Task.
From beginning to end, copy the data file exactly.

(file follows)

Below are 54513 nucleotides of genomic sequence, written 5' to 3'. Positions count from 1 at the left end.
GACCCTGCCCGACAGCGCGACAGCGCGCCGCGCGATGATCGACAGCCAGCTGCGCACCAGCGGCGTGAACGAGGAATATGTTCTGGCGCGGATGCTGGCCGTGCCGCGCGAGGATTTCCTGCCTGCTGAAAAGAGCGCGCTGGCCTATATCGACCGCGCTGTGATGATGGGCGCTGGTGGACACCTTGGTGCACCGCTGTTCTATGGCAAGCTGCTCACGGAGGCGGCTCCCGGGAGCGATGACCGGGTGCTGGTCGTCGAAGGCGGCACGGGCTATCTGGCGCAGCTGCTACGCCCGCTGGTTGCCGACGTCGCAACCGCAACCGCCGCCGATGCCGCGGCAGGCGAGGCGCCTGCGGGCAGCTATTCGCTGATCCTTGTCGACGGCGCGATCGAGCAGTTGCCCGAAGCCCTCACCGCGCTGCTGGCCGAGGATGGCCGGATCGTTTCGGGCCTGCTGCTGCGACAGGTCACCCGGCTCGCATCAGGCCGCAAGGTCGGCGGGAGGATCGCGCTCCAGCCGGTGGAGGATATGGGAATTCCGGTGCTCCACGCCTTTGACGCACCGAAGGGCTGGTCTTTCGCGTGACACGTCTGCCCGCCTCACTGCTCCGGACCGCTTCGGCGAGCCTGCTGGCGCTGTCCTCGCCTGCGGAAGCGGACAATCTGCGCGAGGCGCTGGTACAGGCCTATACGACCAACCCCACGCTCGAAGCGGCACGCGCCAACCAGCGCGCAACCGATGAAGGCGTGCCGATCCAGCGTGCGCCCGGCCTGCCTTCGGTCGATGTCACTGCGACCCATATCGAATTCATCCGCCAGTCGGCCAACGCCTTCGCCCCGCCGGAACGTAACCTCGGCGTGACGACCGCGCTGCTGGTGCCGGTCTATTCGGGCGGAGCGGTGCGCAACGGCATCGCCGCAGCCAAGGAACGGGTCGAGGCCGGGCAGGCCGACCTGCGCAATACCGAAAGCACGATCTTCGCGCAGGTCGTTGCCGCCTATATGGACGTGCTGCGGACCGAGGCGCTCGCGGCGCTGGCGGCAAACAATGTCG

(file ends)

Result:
Below are 54513 nucleotides of genomic sequence, written 5' to 3'. Positions count from 1 at the left end.
GACCCTGCCCGACAGCGCGACAGCGCGCCGCGCGATGATCGACAGCCAGCTGCGCACCAGCGGCGTGAACGAGGAATATGTTCTGGCGCGGATGCTGGCCGTGCCGCGCGAGGATTTCCTGCCTGCTGAAAAGAGCGCGCTGGCCTATATCGACCGCGCTGTGATGATGGGCGCTGGTGGACACCTTGGTGCACCGCTGTTCTATGGCAAGCTGCTCACGGAGGCGGCTCCCGGGAGCGATGACCGGGTGCTGGTCGTCGAAGGCGGCACGGGCTATCTGGCGCAGCTGCTACGCCCGCTGGTTGCCGACGTCGCAACCGCAACCGCCGCCGATGCCGCGGCAGGCGAGGCGCCTGCGGGCAGCTATTCGCTGATCCTTGTCGACGGCGCGATCGAGCAGTTGCCCGAAGCCCTCACCGCGCTGCTGGCCGAGGATGGCCGGATCGTTTCGGGCCTGCTGCTGCGACAGGTCACCCGGCTCGCATCAGGCCGCAAGGTCGGCGGGAGGATCGCGCTCCAGCCGGTGGAGGATATGGGAATTCCGGTGCTCCACGCCTTTGACGCACCGAAGGGCTGGTCTTTCGCGTGACACGTCTGCCCGCCTCACTGCTCCGGACCGCTTCGGCGAGCCTGCTGGCGCTGTCCTCGCCTGCGGAAGCGGACAATCTGCGCGAGGCGCTGGTACAGGCCTATACGACCAACCCCACGCTCGAAGCGGCACGCGCCAACCAGCGCGCAACCGATGAAGGCGTGCCGATCCAGCGTGCGCCCGGCCTGCCTTCGGTCGATGTCACTGCGACCCATATCGAATTCATCCGCCAGTCGGCCAACGCCTTCGCCCCGCCGGAACGTAACCTCGGCGTGACGACCGCGCTGCTGGTGCCGGTCTATTCGGGCGGAGCGGTGCGCAACGGCATCGCCGCAGCCAAGGAACGGGTCGAGGCCGGGCAGGCCGACCTGCGCAATACCGAAAGCACGATCTTCGCGCAGGTCGTTGCCGCCTATATGGACGTGCTGCGGACCGAGGCGCTCGCGGCGCTGGCGGCAAACAATGTCG